Russia-Ukraine tension may give rise to a new commodity world order

Russian military tank. (Image courtesy of Vitaly V. Kuzmin | Wikimedia Commons.)

The Russian invasion of Ukraine has the potential to establish a new commodity world order that tilts reliable supply toward North America, Bloomberg Intelligence says in a research note.

Analyst Mike McGlone argues that should oil and gas prices continue to spike amid the increased geopolitical tension, it could very well be the catalyst for a global recession.

“The conflict is unique, but in 2008, the severe risk-asset reversion was aggravated by a sharp rally in West Texas Intermediate crude oil to its peak around $145 a barrel,” said McGlone.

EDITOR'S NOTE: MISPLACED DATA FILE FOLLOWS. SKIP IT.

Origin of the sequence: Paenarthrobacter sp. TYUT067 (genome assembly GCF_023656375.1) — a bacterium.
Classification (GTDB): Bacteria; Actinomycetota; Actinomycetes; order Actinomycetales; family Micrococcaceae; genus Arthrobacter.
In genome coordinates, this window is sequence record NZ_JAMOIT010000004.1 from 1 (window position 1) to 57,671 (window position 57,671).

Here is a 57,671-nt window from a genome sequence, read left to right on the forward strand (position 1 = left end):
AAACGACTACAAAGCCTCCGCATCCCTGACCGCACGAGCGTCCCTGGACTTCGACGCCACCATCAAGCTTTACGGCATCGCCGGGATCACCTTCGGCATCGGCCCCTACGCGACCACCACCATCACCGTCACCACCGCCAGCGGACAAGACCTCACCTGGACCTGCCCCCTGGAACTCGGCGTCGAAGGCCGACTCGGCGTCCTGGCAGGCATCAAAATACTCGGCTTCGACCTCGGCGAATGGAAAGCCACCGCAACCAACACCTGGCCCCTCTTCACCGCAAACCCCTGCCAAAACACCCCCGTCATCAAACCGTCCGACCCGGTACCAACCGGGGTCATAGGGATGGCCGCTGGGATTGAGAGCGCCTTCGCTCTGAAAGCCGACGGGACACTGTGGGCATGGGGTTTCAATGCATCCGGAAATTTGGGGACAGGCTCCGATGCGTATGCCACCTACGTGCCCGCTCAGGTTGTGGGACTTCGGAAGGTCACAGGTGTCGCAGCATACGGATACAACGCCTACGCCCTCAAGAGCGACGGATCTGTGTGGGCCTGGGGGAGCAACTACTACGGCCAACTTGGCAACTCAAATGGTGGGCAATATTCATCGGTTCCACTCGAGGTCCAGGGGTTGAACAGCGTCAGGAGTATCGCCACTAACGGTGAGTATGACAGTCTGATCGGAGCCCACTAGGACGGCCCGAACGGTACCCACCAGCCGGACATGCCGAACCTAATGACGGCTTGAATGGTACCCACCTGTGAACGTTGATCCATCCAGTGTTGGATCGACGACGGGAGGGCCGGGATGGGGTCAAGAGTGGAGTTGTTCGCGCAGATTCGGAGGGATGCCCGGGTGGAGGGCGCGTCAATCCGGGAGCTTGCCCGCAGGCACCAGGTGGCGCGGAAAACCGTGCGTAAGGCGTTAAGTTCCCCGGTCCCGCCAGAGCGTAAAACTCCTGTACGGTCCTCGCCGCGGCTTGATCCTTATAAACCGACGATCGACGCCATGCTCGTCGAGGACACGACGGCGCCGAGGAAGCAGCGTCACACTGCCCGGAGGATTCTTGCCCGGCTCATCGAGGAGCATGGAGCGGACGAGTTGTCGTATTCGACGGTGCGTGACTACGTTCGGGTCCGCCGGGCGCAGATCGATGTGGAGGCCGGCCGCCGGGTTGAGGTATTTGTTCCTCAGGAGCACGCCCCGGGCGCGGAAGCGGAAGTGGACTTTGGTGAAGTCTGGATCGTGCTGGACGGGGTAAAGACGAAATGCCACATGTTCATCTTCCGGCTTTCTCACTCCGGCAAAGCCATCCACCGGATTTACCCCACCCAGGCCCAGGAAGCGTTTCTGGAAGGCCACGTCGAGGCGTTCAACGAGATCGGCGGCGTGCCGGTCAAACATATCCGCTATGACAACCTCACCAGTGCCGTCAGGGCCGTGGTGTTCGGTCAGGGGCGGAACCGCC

The analyst believes the crude oil market will likely mirror past reversion patterns from elevated prices. Brent crude has dropped about 80% on three occasions since the 2008 peak. “It’s possible that Russia’s invasion of Ukraine triggers a global recession and accelerates electrification and decarbonization trends,” said McGlone.

According to Bloomberg, should prices sustain near end-of-February levels, it should be a boon for energy and agriculture producers. Crude oil and most grain prices are currently trending well above US production costs.